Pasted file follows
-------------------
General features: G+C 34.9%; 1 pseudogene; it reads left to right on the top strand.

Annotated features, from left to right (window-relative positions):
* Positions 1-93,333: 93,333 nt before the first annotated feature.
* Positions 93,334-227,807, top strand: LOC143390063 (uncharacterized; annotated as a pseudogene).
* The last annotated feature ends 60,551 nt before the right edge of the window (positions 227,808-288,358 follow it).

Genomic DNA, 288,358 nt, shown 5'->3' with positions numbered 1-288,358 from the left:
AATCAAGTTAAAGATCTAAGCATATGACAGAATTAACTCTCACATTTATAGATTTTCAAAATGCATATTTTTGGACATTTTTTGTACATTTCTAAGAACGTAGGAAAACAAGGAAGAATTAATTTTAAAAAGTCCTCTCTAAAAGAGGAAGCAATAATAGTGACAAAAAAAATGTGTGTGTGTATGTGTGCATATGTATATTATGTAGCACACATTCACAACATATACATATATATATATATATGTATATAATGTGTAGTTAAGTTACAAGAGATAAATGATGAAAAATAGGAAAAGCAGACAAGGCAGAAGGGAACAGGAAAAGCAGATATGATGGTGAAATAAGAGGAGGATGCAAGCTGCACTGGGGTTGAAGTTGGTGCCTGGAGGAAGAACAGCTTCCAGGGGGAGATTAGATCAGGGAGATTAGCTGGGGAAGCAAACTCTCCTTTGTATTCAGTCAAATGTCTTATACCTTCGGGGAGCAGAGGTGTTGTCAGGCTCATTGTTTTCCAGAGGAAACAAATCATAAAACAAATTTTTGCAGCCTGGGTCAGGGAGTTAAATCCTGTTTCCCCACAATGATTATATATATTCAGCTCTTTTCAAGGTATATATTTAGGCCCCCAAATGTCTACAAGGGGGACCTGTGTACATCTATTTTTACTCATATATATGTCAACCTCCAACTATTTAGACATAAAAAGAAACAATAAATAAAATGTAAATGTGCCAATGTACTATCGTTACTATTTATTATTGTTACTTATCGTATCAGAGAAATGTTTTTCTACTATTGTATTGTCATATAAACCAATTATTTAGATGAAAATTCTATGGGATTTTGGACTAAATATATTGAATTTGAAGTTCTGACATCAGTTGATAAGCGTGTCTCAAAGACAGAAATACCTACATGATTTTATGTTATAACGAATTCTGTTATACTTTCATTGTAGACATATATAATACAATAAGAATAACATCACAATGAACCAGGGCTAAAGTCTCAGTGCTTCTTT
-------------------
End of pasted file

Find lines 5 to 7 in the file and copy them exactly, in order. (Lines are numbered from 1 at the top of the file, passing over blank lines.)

* The last annotated feature ends 60,551 nt before the right edge of the window (positions 227,808-288,358 follow it).

Genomic DNA, 288,358 nt, shown 5'->3' with positions numbered 1-288,358 from the left:
AATCAAGTTAAAGATCTAAGCATATGACAGAATTAACTCTCACATTTATAGATTTTCAAAATGCATATTTTTGGACATTTTTTGTACATTTCTAAGAACGTAGGAAAACAAGGAAGAATTAATTTTAAAAAGTCCTCTCTAAAAGAGGAAGCAATAATAGTGACAAAAAAAATGTGTGTGTGTATGTGTGCATATGTATATTATGTAGCACACATTCACAACATATACATATATATATATATATGTATATAATGTGTAGTTAAGTTACAAGAGATAAATGATGAAAAATAGGAAAAGCAGACAAGGCAGAAGGGAACAGGAAAAGCAGATATGATGGTGAAATAAGAGGAGGATGCAAGCTGCACTGGGGTTGAAGTTGGTGCCTGGAGGAAGAACAGCTTCCAGGGGGAGATTAGATCAGGGAGATTAGCTGGGGAAGCAAACTCTCCTTTGTATTCAGTCAAATGTCTTATACCTTCGGGGAGCAGAGGTGTTGTCAGGCTCATTGTTTTCCAGAGGAAACAAATCATAAAACAAATTTTTGCAGCCTGGGTCAGGGAGTTAAATCCTGTTTCCCCACAATGATTATATATATTCAGCTCTTTTCAAGGTATATATTTAGGCCCCCAAATGTCTACAAGGGGGACCTGTGTACATCTATTTTTACTCATATATATGTCAACCTCCAACTATTTAGACATAAAAAGAAACAATAAATAAAATGTAAATGTGCCAATGTACTATCGTTACTATTTATTATTGTTACTTATCGTATCAGAGAAATGTTTTTCTACTATTGTATTGTCATATAAACCAATTATTTAGATGAAAATTCTATGGGATTTTGGACTAAATATATTGAATTTGAAGTTCTGACATCAGTTGATAAGCGTGTCTCAAAGACAGAAATACCTACATGATTTTATGTTATAACGAATTCTGTTATACTTTCATTGTAGACATATATAATACAATAAGAATAACATCACAATGAACCAGGGCTAAAGTCTCAGTGCTTCTTT